Two days of a sold-out Olympic stadium London made for a tune-up of grand proportions coming a mere fourteen sleeps out from the track & field world descending on Moskva.
Setting a tone a touch more dominate then some of use were hoping for; all-time fan favorite Val Adams took a quick Eurostar trip through the Chunnel to knock some Germans and Americans around for her 38th straight topper. With recent 20m throwers languishing the 19s Adams’ world leading 20.90m (68′ 7″) was well clear of the field and took a peak at her personal best of 21.24m (69′ 8¼”). Adams‘ showed her fitness with a useful series of 20.71m, 20.79m, 20.82m, 20.31m, 20.90m and 20.40m. If someone can push out to 20.50m+ in the Luzhniki Stadium we’ll see the wondrous New Zealander leave the 70’ line behind on her way to 21.50m. Throws coach Jeff “Javeland” Groski suggested, ”Maybe one meet you throw left handed and backwards so the others can be within a couple metres of you?”
Gerry McEvoy (Mac Throw Video) gives us the battle
German Christina Schwanitz came in second place with 19.74m and American Michelle Carter third with 19.24m. Recently tattooed American Tia Brooks made her 1st appearance across the pond with a disappointing 17.68m (58′ 0¼”); well under her personal best of 19.22m (63′ 0¾”). Hopefully a couple more meets in the Old World will give her the chops she needs to make the final-12 at the World Championships.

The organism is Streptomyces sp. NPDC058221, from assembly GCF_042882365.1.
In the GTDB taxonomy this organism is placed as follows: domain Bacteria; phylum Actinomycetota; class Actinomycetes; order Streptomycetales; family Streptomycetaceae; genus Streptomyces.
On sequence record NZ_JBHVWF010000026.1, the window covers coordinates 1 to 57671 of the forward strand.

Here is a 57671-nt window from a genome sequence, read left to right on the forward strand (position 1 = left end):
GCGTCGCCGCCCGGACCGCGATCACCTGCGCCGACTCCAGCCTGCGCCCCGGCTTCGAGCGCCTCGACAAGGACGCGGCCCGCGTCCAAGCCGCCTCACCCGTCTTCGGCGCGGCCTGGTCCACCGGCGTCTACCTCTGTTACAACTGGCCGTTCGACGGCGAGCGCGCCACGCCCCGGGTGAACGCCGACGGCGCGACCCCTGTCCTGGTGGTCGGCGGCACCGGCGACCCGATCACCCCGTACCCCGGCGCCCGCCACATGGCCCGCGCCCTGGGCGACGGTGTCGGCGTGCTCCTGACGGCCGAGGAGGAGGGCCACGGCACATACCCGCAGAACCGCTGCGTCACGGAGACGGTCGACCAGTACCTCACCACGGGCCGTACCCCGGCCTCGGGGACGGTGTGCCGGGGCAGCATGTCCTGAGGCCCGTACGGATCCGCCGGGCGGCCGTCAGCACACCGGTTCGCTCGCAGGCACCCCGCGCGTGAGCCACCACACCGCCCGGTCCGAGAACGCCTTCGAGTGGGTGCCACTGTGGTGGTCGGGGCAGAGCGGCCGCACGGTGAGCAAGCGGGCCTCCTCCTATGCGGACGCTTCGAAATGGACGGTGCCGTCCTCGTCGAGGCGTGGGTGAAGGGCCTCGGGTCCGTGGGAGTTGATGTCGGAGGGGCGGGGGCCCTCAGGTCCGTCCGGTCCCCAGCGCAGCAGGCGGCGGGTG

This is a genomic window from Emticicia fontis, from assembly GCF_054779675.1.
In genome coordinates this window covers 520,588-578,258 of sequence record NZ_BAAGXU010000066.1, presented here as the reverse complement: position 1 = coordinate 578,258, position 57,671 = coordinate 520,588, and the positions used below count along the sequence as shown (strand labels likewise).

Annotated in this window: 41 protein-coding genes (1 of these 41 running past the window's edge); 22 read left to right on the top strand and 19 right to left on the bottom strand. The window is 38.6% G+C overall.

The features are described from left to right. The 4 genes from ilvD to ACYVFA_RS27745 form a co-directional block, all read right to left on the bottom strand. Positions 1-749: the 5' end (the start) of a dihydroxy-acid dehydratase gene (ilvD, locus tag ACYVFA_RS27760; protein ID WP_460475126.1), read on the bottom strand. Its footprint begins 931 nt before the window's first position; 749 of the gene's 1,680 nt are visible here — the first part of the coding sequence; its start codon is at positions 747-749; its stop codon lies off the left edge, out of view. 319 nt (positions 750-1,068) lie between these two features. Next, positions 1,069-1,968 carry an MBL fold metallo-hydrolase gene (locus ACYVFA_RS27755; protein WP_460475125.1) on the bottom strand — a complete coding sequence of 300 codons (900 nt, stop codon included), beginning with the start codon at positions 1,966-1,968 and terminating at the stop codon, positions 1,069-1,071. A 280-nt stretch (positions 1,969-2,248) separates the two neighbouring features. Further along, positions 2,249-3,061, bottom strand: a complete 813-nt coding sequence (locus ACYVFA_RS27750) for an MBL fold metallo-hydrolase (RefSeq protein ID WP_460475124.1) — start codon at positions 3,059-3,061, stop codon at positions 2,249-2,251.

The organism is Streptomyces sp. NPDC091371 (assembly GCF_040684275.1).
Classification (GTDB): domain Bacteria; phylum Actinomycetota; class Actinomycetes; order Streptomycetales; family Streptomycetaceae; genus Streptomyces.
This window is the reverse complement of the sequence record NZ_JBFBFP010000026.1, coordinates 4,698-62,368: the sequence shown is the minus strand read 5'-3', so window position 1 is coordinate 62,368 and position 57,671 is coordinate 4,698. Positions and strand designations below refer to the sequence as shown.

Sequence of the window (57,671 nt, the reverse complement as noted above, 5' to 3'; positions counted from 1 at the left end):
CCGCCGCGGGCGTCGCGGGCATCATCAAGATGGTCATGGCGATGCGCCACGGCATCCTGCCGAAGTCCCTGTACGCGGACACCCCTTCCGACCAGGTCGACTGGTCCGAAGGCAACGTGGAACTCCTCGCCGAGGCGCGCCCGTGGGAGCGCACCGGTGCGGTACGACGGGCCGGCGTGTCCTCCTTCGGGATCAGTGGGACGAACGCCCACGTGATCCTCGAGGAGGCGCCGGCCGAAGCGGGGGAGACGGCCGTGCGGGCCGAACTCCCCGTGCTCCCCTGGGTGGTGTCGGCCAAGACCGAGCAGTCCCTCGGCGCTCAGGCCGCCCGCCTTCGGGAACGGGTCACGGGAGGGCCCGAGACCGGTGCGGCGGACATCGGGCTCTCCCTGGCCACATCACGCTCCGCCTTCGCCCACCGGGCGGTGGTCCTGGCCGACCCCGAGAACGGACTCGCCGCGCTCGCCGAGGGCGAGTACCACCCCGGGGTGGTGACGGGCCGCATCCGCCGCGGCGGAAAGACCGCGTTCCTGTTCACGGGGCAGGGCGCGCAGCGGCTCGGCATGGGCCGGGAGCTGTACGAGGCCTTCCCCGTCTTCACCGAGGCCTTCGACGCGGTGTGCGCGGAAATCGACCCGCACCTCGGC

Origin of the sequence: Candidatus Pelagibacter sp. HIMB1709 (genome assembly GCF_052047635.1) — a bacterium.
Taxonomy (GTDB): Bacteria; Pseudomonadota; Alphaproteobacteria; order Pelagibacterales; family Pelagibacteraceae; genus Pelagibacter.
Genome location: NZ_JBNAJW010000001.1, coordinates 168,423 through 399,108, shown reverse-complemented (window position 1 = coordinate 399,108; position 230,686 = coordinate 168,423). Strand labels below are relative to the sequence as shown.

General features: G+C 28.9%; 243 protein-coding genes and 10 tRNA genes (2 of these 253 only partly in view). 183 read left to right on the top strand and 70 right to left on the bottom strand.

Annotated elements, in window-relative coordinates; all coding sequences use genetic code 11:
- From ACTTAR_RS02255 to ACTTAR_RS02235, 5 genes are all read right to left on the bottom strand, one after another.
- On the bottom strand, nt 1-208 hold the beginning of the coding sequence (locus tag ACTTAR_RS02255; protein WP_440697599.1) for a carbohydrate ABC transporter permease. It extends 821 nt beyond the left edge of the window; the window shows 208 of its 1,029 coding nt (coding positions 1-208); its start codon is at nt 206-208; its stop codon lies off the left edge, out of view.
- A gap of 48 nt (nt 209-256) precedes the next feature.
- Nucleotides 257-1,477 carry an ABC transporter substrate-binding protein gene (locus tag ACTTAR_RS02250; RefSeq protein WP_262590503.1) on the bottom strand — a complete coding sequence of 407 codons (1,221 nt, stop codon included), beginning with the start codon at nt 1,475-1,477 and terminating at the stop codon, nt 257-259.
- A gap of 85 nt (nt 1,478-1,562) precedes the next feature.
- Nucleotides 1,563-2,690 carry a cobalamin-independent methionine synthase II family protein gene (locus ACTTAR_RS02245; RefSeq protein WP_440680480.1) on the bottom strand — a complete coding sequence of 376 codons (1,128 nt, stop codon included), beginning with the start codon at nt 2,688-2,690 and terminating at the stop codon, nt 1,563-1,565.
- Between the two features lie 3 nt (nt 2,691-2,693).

“I’m pretty happy with that. I had great consistency throughout the whole competition. It was awesome,” Adams told Fairfax Media from London. “I’m especially pleased with the progression I’ve made over the last few weeks. In training, Jean-Pierre [coach] and I are heading where we need to go. I’m happy, he’s happy, it’s all good.
Adams‘ gun may have a touch more spark in the chamber from lingering “pissed off–ness” stirred-up by an earlier press junket at a hotel near London’s Tower Bridge. In it some sing-songy reporters were wondering if the shot put queen had softer her feelings toward repeated drug cheat Belarusian Nadzeya Ostapchuk. “I was really, really angry at the time towards her, I was quite sad and depressed and lots of emotions went through me but one thing that remains is that I will never forgive her,” leaving no doubt as to the Kiwi’s state of mind. Throwholics wonders the intensity and direction of the fireworks when and if Ostapchuk returns from her measly one-year ban. If you’re wondering what chances the “B” squad has in catching Adams asleep at the wheel–the Kiwi’s plan? “Home sweet home, Food-Shower-Sleep for the next 2 weeks of great training and preparation for Moscow. The next two weeks are crucial.” Sadly, Prince George couldn’t make it for the festivities; he was busy crapping his pants at Buckingham palace.
As usual, the same IOC old guard who kept things amateur to guarantee the Olympic medals stayed among the wealthy back in the day continue to line their pockets 1st by denying the Londoners any use of anything Olympic for their anniversary meet. How do we grow a sport and celebrate it’s highest levels when the executives are the first to the trough?
Diamond League results:
1.) 20.90m (68′ 7″) Valerie Adams (New Zealand)
2.) 19.74m (64′ 9¼”) Christina Schwanitz (Germany)
3.) 19.24m (63′ 1½”) Michelle Carter (United States)
4.) 18.86m (61′ 10½”) Alena Kopets (Belarus)
5.) 18.24m (59′ 10¼”) Josephine Terlecki (Germany)
6.) 17.68m (58′ 0¼”) Tia Brooks (United States)
7.) 17.49m (57′ 4¾”) Natalia Ducó (Chile)
8.) 17.22m (56′ 6″) Shanice Craft (Germany)
9.) 16.81m (55′ 2″) Sophie McKinna (United Kingdom)